Magicians of science: an interview with Marcus Chown

For the release of his new book Magicians, we spoke to writer Marcus Chown about the discoveries that have propelled humankind forward.

Marcus Chown’s latest book The Magicians chronicles some of the key discoveries in science, exploring the people and the history behind the revelations that unlocked the secrets of the Universe.

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The ‘magicians’ of the book’s title are those scientists who made giant leaps in fields such as exoplanets, black holes, gravitational waves.

We spoke to Chown to find out more.

Marcus Chown

What’s the one discovery that makes you think “I wish I’d thought of that”?

Antimatter. Imagine being British physicist Paul Dirac in 1928 and plucking from thin air – which is what he did – an equation describing an electron travelling close to the speed of light, and being gobsmacked to see that the machinery of the equation was duplicated.

It also described a positively charged electron, the first hint of a previously unsuspected universe of antimatter. And where would be warp engines of the Starship Enterprise be without antimatter?!

How far back in history can we go and still find scientists who were changing our understanding of the Universe?

Science really arose only in the 17th century, so that’s when humans first began to discover the laws which orchestrate the universe. Perhaps the most famous was Newton’s law of gravity.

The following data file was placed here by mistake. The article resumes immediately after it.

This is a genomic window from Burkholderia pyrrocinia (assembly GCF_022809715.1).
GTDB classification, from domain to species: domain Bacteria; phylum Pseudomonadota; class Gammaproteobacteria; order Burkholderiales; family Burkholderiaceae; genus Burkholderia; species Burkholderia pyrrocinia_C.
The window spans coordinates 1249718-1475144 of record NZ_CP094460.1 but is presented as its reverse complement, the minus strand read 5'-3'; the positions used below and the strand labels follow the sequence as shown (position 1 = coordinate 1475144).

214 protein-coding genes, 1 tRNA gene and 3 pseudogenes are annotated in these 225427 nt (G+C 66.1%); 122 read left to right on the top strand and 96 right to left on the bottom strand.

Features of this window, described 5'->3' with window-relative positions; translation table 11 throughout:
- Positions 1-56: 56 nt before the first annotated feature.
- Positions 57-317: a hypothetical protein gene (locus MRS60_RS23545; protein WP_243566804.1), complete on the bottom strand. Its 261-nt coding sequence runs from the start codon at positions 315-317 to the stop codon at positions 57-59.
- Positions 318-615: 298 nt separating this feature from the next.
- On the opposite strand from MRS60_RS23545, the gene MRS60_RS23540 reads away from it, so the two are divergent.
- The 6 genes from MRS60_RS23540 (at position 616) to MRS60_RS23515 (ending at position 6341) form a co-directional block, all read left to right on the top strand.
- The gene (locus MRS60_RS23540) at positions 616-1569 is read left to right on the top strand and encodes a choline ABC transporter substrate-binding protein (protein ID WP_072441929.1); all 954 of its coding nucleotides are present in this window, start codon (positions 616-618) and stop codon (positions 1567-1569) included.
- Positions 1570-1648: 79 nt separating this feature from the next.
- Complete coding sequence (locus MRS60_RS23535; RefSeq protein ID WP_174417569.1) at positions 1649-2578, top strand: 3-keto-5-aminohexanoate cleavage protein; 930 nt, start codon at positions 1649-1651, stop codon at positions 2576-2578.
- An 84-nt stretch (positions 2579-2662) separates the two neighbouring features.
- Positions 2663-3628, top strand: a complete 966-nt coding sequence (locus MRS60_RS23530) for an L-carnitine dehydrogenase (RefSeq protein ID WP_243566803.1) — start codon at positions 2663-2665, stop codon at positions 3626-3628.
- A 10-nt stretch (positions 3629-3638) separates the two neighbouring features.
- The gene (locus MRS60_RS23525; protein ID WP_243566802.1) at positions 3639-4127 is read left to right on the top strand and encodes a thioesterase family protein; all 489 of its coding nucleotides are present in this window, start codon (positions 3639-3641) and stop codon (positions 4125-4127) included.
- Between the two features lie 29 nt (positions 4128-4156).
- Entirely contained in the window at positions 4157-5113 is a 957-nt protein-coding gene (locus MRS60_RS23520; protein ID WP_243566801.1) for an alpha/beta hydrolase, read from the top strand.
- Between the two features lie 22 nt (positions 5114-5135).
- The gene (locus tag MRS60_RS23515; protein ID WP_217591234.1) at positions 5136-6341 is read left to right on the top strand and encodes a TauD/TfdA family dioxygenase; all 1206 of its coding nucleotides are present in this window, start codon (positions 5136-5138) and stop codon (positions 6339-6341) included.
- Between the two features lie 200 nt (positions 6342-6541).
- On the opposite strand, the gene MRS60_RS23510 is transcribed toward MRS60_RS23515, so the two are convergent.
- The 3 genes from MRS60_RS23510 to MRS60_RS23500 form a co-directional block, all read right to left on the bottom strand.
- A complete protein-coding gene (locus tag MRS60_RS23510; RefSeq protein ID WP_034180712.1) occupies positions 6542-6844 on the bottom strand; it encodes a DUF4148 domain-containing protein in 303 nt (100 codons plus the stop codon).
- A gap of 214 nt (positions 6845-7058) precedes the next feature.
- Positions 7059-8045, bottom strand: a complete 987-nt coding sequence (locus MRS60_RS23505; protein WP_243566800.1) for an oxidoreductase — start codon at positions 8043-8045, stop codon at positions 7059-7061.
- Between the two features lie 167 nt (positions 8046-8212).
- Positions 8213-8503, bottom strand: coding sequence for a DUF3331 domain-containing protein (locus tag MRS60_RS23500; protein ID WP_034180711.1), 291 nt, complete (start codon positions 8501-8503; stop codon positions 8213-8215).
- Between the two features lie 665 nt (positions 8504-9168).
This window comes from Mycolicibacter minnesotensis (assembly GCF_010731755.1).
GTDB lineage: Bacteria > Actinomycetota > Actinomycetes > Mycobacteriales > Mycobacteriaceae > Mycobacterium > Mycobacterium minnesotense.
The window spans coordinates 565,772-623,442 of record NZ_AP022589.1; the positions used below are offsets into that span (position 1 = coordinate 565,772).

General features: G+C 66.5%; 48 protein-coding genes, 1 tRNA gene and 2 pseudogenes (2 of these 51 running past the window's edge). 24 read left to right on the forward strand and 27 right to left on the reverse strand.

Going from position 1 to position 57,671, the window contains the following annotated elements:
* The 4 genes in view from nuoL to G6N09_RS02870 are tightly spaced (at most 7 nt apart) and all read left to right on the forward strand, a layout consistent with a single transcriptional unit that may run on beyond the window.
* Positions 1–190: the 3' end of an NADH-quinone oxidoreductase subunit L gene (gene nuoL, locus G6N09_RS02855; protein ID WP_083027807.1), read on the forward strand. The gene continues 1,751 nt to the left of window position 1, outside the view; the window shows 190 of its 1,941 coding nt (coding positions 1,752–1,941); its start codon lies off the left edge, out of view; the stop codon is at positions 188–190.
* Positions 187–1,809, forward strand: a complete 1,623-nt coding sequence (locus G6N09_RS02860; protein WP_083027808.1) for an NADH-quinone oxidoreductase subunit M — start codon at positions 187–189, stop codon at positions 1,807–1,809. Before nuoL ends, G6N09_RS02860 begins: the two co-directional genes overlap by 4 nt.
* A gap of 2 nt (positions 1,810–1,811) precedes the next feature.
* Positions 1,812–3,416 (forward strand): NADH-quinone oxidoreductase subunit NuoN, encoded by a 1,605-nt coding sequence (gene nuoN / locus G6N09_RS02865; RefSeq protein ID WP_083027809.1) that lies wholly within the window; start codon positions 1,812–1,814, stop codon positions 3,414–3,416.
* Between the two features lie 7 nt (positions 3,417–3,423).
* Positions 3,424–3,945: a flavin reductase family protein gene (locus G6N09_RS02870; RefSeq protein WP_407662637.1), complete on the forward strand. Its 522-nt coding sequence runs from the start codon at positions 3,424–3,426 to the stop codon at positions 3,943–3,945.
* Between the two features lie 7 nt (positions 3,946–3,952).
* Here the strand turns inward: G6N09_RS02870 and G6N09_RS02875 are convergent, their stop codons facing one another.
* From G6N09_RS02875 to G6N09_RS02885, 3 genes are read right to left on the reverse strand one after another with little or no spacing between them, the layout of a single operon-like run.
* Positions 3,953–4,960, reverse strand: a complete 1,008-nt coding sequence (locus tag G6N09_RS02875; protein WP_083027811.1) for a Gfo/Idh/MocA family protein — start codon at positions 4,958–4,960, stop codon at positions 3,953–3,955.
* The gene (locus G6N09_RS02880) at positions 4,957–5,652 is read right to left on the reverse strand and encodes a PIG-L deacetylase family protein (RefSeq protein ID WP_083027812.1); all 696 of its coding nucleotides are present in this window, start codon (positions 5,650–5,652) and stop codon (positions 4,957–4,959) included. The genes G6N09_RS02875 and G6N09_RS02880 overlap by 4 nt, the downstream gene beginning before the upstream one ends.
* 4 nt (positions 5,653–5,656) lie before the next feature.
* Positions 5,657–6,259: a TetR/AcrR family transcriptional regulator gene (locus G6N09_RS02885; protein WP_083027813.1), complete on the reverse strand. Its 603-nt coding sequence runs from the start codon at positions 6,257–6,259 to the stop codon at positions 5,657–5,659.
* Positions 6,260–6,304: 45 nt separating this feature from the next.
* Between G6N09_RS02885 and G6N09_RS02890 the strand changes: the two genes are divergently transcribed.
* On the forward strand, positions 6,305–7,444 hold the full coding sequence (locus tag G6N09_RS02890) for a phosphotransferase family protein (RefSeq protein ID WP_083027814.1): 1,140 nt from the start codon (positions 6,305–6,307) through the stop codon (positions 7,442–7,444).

How amazing that a man of the 17th century, whose father could only sign his name with a cross, was able discover a universal law – one that applies at all places and all times.

Following Newton’s lead, physicists have found ever more universal laws such as the laws of quantum theory and relativity.

Do you think any human has the potential to make a groundbreaking scientific discovery?

I think you need a certain degree of mathematical aptitude because, for some reason we don’t understand, the fundamental laws that orchestrate the Universe are mathematical.

But, if you have such a mathematical aptitude, and years of training, the answer is, yes.

Are there any other ‘magicians’ you would have liked to include in the book, but couldn’t?

The ‘magicians’ of my book are the scientists who have spectacularly demonstrated the central magic of science – that arcane formulae scrawled across a whiteboard or a blackboard or a piece of paper predict the existence of things that, when people go and look for them, turn out to actually exist in the world.

Things like previously unsuspected planets, the Higgs particle, black holes and gravitational waves.

Ihope I have featured the most important magicians, but if I missed any, please point them out for the next edition!

In which areas of science do you think we are most in need of magicians making big breakthroughs?

The two towering achievements of 20th century science are quantum theory – the theory of atoms and their constituents – and Einstein’s theory of gravity – which describes the large-scale Universe.

We badly need to find a way to unite them because in the Big Bang the large-scale Universe was small.

Only if we can do this, will we be able answer ultimate questions such as: what is space? what is time? what is the Universe? and where did it come from?

To make progress, we definitely need another magician like Einstein, or preferably several magicians!

Marcus Chown The Magicians
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Marcus Chown’s The Magicians is available now from Faber & Faber.